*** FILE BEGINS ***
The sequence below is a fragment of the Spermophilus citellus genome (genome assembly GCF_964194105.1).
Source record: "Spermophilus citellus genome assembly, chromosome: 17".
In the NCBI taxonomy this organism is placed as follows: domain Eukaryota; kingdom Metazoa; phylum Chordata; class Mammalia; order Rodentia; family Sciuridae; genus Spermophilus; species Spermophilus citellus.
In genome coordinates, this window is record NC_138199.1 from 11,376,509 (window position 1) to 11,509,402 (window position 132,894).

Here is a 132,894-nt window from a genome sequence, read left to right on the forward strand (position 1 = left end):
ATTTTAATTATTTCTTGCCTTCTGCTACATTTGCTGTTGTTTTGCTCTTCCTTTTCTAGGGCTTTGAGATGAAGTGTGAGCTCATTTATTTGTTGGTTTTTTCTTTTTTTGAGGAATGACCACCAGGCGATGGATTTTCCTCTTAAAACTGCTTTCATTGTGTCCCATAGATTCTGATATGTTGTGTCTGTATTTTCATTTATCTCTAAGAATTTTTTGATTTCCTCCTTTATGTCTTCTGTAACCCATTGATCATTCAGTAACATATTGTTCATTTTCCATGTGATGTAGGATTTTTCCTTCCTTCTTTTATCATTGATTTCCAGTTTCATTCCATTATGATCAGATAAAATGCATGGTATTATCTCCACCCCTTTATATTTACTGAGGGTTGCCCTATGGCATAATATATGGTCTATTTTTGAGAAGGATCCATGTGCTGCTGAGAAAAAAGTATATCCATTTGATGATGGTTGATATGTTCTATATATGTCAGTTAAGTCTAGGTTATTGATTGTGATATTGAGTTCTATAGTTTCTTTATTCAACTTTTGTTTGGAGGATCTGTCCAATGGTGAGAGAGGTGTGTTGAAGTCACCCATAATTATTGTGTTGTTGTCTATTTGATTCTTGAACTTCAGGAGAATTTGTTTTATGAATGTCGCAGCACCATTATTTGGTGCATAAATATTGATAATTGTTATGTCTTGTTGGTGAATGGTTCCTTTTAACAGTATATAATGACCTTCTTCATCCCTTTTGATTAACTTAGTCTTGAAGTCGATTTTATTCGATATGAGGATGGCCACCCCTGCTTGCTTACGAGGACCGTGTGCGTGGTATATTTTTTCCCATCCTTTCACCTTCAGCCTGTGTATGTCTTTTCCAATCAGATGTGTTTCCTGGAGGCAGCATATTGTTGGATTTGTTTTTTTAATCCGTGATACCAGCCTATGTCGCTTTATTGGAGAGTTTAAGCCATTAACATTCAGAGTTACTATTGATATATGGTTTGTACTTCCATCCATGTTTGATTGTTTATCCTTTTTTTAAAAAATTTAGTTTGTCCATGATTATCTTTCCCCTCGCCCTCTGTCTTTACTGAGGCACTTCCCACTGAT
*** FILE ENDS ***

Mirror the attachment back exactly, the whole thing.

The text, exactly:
The sequence below is a fragment of the Spermophilus citellus genome (genome assembly GCF_964194105.1).
Source record: "Spermophilus citellus genome assembly, chromosome: 17".
In the NCBI taxonomy this organism is placed as follows: domain Eukaryota; kingdom Metazoa; phylum Chordata; class Mammalia; order Rodentia; family Sciuridae; genus Spermophilus; species Spermophilus citellus.
In genome coordinates, this window is record NC_138199.1 from 11,376,509 (window position 1) to 11,509,402 (window position 132,894).

Here is a 132,894-nt window from a genome sequence, read left to right on the forward strand (position 1 = left end):
ATTTTAATTATTTCTTGCCTTCTGCTACATTTGCTGTTGTTTTGCTCTTCCTTTTCTAGGGCTTTGAGATGAAGTGTGAGCTCATTTATTTGTTGGTTTTTTCTTTTTTTGAGGAATGACCACCAGGCGATGGATTTTCCTCTTAAAACTGCTTTCATTGTGTCCCATAGATTCTGATATGTTGTGTCTGTATTTTCATTTATCTCTAAGAATTTTTTGATTTCCTCCTTTATGTCTTCTGTAACCCATTGATCATTCAGTAACATATTGTTCATTTTCCATGTGATGTAGGATTTTTCCTTCCTTCTTTTATCATTGATTTCCAGTTTCATTCCATTATGATCAGATAAAATGCATGGTATTATCTCCACCCCTTTATATTTACTGAGGGTTGCCCTATGGCATAATATATGGTCTATTTTTGAGAAGGATCCATGTGCTGCTGAGAAAAAAGTATATCCATTTGATGATGGTTGATATGTTCTATATATGTCAGTTAAGTCTAGGTTATTGATTGTGATATTGAGTTCTATAGTTTCTTTATTCAACTTTTGTTTGGAGGATCTGTCCAATGGTGAGAGAGGTGTGTTGAAGTCACCCATAATTATTGTGTTGTTGTCTATTTGATTCTTGAACTTCAGGAGAATTTGTTTTATGAATGTCGCAGCACCATTATTTGGTGCATAAATATTGATAATTGTTATGTCTTGTTGGTGAATGGTTCCTTTTAACAGTATATAATGACCTTCTTCATCCCTTTTGATTAACTTAGTCTTGAAGTCGATTTTATTCGATATGAGGATGGCCACCCCTGCTTGCTTACGAGGACCGTGTGCGTGGTATATTTTTTCCCATCCTTTCACCTTCAGCCTGTGTATGTCTTTTCCAATCAGATGTGTTTCCTGGAGGCAGCATATTGTTGGATTTGTTTTTTTAATCCGTGATACCAGCCTATGTCGCTTTATTGGAGAGTTTAAGCCATTAACATTCAGAGTTACTATTGATATATGGTTTGTACTTCCATCCATGTTTGATTGTTTATCCTTTTTTTAAAAAATTTAGTTTGTCCATGATTATCTTTCCCCTCGCCCTCTGTCTTTACTGAGGCACTTCCCACTGAT